Later Years

Butts conducted voter registration campaigns in Norfolk, first in her own Oakwood neighborhood and then citywide, and she helped to found the Concerned Citizens for Political Education, the most influential African American political organization in Norfolk during the 1970s. Through registration drives, political education, endorsements, and working at the polls, the Concerned Citizens in 1968 helped elect Joseph Jordan to Norfolk's city council, its first African American member in the twentieth century, and the following year the citizens' group helped elect William P. Robinson, the first African American ever to represent Norfolk in the House of Delegates. Butts was so influential in local politics that by the end of the 1970s the press regularly referred to her as one of the most powerful black politicians in Norfolk. She ran three times for the city council in her own right but lost in the at-large elections by a narrow margin in 1980, by a larger margin in 1982, and again by a narrow margin in 1984.

During the 1980s the Concerned Citizens lost much of its influence to the biracial Rainbow Coalition, and the largely moribund group ousted Butts from its chairmanship in June 1990. She remained active in Democratic Party politics until late in the 1980s and attended both state and national conventions. Butts served on the board of the Norfolk Redevelopment and Housing Authority for twelve years beginning in 1975, and in 1982 the governor appointed her to the State Board of Housing and Community Development. In 1989 the Norfolk and Portsmouth Bar Association presented her with its annual Liberty Bell Award for community service, and she also received a lifetime achievement award from the Hampton Roads Black Media Professionals. In November 1995 the city council renamed Elm Street in her honor. Butts died at her Norfolk home on March 11, 1993, and was buried in Forest Lawn Cemetery in that city.

Time Line

  • May 22, 1924 - Evelyn Thomas is born in Norfolk to George Washington Thomas and Lottie Cornick Thomas.
  • September 7, 1941 - Evelyn Thomas marries Charles Herbert Butts. They will have three daughters.
  • 1961 - Evelyn Thomas Butts runs for president of the Norfolk chapter of the National Association for the Advancement of Colored People, but withdraws her candidacy when it becomes clear that she will not be elected.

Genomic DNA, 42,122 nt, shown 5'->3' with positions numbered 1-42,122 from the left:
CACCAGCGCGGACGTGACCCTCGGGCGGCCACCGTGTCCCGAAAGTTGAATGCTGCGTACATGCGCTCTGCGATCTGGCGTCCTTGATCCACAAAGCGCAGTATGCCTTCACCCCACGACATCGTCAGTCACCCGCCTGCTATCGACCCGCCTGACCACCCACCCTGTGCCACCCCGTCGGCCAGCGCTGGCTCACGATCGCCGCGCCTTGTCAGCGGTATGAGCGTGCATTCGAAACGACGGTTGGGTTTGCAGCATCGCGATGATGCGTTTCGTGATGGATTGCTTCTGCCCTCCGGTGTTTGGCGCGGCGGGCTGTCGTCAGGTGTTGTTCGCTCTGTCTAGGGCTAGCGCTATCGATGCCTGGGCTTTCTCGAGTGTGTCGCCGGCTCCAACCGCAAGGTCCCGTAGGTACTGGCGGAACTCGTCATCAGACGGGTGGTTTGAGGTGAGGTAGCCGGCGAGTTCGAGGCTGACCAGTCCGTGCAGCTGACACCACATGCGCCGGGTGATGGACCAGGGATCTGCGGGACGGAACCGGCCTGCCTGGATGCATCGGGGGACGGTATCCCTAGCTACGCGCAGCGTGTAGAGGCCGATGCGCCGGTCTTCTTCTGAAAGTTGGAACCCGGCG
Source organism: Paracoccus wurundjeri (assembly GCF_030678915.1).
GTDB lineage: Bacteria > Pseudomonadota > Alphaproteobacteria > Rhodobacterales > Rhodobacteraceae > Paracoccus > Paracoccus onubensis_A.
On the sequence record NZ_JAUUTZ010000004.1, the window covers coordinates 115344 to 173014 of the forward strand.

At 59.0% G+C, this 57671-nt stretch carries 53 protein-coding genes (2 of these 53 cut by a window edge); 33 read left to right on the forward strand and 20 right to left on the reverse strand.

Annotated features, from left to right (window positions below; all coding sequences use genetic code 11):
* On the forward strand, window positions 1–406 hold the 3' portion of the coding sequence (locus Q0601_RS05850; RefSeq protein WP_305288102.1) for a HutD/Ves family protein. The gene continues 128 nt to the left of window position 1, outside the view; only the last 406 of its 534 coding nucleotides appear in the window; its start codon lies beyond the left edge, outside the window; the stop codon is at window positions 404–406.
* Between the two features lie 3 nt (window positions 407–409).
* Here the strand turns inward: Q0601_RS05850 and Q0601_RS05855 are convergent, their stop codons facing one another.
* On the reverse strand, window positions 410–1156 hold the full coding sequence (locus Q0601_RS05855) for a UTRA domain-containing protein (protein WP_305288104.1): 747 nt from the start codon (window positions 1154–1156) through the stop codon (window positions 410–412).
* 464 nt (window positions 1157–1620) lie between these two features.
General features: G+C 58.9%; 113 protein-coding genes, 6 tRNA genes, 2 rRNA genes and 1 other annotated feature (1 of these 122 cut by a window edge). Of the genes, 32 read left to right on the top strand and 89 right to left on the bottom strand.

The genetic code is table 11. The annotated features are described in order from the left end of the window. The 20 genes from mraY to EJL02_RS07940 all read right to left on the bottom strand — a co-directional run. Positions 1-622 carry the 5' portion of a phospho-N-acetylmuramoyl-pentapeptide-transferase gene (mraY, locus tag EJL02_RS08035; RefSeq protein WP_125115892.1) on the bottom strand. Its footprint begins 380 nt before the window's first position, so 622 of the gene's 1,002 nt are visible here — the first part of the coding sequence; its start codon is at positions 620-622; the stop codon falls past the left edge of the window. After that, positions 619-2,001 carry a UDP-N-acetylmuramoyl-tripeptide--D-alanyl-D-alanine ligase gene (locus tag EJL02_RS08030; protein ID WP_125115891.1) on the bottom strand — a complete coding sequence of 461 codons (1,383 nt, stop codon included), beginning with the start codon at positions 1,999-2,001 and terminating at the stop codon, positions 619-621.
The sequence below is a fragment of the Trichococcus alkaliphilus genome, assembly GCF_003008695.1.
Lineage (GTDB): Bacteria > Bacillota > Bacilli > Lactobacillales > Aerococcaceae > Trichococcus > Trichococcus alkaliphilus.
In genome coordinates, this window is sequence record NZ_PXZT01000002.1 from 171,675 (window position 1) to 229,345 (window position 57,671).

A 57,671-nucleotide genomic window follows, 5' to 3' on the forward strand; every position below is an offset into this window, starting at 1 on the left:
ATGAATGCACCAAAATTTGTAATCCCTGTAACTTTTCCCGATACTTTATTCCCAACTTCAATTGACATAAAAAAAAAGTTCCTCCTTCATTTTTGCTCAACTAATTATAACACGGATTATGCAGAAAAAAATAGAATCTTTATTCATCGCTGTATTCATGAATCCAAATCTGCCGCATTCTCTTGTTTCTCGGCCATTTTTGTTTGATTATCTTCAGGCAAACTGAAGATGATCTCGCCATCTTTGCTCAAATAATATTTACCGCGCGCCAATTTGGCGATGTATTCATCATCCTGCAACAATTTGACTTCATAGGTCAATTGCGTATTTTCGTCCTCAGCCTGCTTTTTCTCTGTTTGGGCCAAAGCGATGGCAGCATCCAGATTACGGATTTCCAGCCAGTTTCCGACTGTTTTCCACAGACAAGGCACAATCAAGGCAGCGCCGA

• November 1963 - Evelyn Thomas Butts, a civil rights activist from Norfolk, files suit in federal court to have the poll tax declared unconstitutional as an undue financial burden on the franchise that violates the equal protection clause of the Fourteenth Amendment.
  • March 1964 - Annie E. Harper and three other African American residents of Fairfax County file suit against the Virginia State Board of Elections, charging that the poll tax is unconstitutional.
  • May 1964 - Evelyn Thomas Butts's case charging that the poll tax is unconstitutional is dismissed for failure to prosecute the case with due diligence.
  • October 21, 1964 - The U.S. District Court for the Eastern District of Virginia hears arguments for Harper v. Virginia State Board of Elections, which has been consolidated with Butts v. Harrison, Governor of Virginia.
  • November 12, 1964 - The U.S. District Court for the Eastern District of Virginia decides Harper v. Virginia State Board of Elections, upholding the constitutionality of the poll tax.
  • January 24–25, 1966 - Annie E. Harper's and Evelyn Thomas Butts's cases charging that the poll tax is unconstitutional are argued together before the U.S. Supreme Court as Harper v. Virginia State Board of Elections.
  • March 24, 1966 - In the case of Harper v. Virginia State Board of Elections, the U.S. Supreme Court rules that the poll tax is unconstitutional.
  • 1975–1987 - Evelyn Thomas Butts serves on the board of the Norfolk Redevelopment and Housing Authority.
  • 1980–1984 - Evelyn Thomas Butts runs three times for the Norfolk city council and loses each time.
  • 1982 - The governor appoints Evelyn Thomas Butts to the State Board of Housing and Community Development.
  • 1989 - The Norfolk and Portsmouth Bar Association presents its annual Liberty Bell Award for community service to Evelyn Thomas Butts. Butts is also awarded a lifetime achievement award by the Hampton Roads Black Media Professionals.
  • March 11, 1993 - Evelyn Thomas Butts dies at her Norfolk home. She is buried in Norfolk's Forest Lawn Cemetery.
  • November 1995 - The Norfolk City Council renames Elm Street in honor of Evelyn Thomas Butts.
Further Reading
Parramore, Thomas C., Peter C. Stewart, and Tommy L. Bogger. Norfolk: The First Four Centuries. Charlottesville: University Press of Virginia, 1994.
Tarter, Brent. "Butts, Evelyn Thomas." In the Dictionary of Virginia Biography, Vol. 2, edited by Sara B. Bearss, et al., 449–450. Richmond: Library of Virginia, 2001.
Wallenstein, Peter. Blue Laws and Black Codes: Conflict, Courts, and Change in Twentieth-Century Virginia. Charlottesville: University of Virginia Press, 2004.
Cite This Entry
  • APA Citation:

    Tarter, B., & the Dictionary of Virginia Biography. Evelyn Thomas Butts (1924–1993). (2013, August 12). In Encyclopedia Virginia. Retrieved from http://www.EncyclopediaVirginia.org/Butts_Evelyn_Thomas_1924-1993.

  • MLA Citation:

    Tarter, Brent and the Dictionary of Virginia Biography. "Evelyn Thomas Butts (1924–1993)." Encyclopedia Virginia. Virginia Foundation for the Humanities, 12 Aug. 2013. Web. READ_DATE.

First published: June 17, 2013 | Last modified: August 12, 2013


Contributed by Brent Tarter and the Dictionary of Virginia Biography. Brent Tarter is founding editor of the Dictionary of Virginia Biography